A thousand miles away : a history of North Queensland to 1920
|Collections||ANU Press (1965- Present)|
|Title:||A thousand miles away : a history of North Queensland to 1920|
|Author(s):||Bolton, Geoffrey Curgenven|
|Publisher:||Canberra, ACT : Australian National University Press|
North Queensland is the most successful example in the British Commonwealth of a tropical region settled by Europeans. Here the Australian way of life has been transplanted almost intact. But one hundred years ago, when North Queensland was settled, it was taken for granted that white men could not work in the tropics. Sugar plantations were founded on imported Pacific Island labour. Meanwhile, inland North Queensland was developed by squatters and miners whose way of thinking differed widely from the planters. How could these two traditions exist together in one community? How was the prosperity of North Queensland reconciled with the White Australia policy? In the first two generations of settlement, from 1861 to 1920, these questions were posed and answered. Professor Bolton draws on sources ranging from reports of government departments to the reminiscences of old residents to trace the social, economic, political, and human story of the early settlement of North Queensland. Since it was first published in 1963, this account of the realities of pioneering has proved so popular that it is now in its third impression.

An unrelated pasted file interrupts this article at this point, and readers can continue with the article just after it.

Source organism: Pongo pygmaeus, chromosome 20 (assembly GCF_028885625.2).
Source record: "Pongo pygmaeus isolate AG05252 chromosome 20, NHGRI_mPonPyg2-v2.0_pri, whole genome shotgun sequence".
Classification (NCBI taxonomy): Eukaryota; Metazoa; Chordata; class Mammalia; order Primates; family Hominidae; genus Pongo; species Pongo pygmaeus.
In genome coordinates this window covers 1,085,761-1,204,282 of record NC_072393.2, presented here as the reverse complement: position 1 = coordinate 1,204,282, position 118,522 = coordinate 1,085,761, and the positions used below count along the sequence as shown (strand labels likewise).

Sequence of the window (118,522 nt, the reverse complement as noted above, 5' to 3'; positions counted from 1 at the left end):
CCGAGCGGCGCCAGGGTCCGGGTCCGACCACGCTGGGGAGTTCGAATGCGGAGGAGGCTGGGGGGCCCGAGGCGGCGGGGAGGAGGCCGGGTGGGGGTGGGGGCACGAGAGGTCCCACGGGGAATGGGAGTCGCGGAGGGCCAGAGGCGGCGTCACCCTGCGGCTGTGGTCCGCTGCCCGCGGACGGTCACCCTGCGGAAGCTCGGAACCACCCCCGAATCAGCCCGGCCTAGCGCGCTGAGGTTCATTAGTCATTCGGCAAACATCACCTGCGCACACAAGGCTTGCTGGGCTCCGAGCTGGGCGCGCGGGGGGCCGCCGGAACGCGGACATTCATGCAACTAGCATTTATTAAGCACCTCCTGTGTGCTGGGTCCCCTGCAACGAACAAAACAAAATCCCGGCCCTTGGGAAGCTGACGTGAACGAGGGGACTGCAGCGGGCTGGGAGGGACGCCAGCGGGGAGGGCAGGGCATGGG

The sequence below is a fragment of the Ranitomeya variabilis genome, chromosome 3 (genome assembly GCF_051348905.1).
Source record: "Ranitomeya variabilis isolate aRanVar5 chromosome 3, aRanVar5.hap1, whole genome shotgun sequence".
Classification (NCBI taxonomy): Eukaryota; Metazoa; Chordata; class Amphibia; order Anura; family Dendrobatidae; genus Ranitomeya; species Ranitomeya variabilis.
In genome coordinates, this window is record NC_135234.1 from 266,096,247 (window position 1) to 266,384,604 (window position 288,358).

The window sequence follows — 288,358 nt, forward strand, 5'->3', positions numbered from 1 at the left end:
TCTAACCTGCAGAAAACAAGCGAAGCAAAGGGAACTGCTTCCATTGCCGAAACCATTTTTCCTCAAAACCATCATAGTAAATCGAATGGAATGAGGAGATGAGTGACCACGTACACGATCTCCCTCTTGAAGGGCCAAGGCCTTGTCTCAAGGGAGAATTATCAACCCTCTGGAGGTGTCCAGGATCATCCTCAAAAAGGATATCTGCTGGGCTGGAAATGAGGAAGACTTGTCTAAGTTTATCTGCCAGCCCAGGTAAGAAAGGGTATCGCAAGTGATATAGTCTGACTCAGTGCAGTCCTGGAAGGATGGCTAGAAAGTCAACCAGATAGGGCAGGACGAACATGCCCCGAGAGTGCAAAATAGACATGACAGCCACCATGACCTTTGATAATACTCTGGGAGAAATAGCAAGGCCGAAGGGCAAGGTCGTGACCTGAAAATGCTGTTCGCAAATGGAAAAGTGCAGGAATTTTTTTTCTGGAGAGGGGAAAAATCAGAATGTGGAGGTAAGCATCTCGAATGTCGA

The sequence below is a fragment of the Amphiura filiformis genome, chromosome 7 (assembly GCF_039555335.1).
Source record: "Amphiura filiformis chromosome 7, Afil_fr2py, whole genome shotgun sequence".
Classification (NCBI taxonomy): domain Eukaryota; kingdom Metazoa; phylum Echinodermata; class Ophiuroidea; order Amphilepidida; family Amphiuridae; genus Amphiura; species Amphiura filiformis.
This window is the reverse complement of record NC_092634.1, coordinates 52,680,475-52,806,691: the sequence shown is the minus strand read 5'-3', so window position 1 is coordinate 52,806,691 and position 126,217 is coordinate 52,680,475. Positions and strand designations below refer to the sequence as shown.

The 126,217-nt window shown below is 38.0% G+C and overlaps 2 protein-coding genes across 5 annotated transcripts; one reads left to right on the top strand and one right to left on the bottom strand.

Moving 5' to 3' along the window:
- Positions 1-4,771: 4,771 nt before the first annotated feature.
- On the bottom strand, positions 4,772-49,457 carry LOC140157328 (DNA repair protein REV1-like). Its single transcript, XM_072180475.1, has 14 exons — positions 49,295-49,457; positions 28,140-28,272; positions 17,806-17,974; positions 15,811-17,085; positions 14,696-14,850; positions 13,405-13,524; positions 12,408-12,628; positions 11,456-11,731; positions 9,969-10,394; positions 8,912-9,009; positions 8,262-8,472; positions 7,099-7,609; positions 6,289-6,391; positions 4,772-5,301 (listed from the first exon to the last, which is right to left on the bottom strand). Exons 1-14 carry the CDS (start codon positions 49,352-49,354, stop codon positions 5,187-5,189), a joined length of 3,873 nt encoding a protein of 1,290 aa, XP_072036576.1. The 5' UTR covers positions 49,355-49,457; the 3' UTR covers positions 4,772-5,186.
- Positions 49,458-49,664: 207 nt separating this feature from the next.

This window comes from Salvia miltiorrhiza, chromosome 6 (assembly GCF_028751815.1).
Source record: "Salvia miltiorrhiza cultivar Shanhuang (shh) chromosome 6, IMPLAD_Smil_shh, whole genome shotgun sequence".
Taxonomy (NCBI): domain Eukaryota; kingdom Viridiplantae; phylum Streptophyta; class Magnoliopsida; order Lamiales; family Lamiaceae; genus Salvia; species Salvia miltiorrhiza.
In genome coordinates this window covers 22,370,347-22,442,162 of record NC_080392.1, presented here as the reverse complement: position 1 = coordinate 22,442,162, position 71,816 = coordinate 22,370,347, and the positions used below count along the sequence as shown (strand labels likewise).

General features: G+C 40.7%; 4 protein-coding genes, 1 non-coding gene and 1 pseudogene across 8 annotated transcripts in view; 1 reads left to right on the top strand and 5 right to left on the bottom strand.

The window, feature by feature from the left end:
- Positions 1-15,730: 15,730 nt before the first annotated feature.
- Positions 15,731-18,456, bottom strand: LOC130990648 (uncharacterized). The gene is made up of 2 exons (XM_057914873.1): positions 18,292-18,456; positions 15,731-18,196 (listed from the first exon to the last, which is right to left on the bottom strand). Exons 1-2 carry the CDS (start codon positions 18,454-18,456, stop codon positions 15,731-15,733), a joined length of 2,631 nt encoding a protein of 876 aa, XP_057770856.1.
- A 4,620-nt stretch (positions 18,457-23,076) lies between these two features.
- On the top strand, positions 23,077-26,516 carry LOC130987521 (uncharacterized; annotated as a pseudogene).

|b11190875.pdf||24.44 MB||Adobe PDF|
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